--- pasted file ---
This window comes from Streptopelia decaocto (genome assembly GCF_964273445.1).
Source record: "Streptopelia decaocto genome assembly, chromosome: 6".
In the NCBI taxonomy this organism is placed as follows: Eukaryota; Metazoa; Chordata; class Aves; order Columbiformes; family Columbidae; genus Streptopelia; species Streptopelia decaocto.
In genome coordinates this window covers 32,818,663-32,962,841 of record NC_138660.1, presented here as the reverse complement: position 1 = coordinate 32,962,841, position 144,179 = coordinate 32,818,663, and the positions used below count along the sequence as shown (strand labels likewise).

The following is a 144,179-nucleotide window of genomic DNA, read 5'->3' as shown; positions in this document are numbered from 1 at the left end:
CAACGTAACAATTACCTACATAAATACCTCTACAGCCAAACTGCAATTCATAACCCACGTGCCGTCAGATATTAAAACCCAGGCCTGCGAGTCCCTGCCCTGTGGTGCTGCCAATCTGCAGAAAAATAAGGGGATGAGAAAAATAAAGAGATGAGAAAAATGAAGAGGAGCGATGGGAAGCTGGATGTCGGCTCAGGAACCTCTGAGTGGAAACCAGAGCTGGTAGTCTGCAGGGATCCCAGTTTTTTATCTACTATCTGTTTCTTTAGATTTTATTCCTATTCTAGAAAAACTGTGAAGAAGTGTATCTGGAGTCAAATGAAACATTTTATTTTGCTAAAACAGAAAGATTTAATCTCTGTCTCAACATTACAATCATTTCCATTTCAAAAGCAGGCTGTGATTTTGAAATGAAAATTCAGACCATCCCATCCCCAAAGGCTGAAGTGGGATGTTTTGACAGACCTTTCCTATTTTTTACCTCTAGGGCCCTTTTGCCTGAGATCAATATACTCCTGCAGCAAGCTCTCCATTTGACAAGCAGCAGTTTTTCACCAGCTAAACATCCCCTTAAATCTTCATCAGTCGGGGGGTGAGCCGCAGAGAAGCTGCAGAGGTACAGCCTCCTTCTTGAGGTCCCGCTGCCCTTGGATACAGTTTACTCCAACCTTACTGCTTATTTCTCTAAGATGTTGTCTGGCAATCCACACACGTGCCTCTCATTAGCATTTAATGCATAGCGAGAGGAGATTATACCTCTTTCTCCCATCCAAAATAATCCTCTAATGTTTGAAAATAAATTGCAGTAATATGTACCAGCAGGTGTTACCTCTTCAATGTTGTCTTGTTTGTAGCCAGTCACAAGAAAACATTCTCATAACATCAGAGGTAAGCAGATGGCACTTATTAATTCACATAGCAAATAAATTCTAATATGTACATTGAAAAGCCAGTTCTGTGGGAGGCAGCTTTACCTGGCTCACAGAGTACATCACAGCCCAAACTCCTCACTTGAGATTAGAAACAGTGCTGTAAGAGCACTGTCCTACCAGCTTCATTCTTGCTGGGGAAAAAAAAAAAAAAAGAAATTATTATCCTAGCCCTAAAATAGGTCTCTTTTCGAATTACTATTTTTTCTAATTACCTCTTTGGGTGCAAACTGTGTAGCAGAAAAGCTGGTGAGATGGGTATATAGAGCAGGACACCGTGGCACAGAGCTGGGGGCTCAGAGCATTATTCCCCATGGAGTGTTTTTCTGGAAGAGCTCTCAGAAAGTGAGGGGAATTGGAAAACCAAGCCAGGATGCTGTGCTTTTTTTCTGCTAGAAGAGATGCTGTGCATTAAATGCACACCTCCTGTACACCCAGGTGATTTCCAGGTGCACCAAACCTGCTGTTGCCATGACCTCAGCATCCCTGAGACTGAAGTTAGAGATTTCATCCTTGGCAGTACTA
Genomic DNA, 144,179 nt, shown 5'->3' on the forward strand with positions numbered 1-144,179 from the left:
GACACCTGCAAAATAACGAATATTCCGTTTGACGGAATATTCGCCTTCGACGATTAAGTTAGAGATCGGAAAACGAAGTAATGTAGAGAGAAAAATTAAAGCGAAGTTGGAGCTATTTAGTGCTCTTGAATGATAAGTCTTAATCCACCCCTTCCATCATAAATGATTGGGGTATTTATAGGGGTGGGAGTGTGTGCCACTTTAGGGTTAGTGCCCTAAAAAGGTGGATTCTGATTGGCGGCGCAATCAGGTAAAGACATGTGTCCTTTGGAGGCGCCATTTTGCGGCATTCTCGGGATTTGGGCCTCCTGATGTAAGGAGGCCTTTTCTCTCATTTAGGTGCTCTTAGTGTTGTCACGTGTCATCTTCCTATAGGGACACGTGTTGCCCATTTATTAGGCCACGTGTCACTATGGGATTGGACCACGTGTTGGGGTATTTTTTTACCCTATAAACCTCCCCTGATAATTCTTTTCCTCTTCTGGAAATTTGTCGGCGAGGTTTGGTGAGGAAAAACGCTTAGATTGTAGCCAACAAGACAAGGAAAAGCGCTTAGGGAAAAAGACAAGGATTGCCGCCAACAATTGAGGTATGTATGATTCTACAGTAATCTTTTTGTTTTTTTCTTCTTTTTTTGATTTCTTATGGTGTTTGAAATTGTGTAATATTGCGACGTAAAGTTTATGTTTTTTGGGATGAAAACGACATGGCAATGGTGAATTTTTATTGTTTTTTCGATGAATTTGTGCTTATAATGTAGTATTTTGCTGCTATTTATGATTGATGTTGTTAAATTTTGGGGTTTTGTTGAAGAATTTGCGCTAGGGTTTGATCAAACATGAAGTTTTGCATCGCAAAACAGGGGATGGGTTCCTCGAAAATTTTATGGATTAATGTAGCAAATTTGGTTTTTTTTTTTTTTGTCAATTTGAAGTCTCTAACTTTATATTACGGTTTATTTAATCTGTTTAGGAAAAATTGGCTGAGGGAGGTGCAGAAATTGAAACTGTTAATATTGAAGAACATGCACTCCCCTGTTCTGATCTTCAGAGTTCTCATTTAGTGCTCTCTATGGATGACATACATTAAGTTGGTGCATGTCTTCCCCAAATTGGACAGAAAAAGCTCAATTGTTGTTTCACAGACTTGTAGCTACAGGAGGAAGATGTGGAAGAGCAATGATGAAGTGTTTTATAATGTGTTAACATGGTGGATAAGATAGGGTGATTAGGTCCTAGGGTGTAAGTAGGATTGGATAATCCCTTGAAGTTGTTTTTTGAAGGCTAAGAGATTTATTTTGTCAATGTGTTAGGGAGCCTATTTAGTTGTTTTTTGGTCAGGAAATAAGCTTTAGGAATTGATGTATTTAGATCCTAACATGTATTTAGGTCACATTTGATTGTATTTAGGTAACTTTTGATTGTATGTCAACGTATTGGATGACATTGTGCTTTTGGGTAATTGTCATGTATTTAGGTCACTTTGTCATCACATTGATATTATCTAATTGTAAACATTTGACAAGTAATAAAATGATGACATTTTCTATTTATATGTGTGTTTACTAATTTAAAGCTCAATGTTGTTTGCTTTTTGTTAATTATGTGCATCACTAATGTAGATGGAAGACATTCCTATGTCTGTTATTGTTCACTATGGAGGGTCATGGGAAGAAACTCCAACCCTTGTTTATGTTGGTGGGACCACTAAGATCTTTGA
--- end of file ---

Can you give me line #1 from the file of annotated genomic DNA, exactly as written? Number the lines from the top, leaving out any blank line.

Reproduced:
This window comes from Streptopelia decaocto (genome assembly GCF_964273445.1).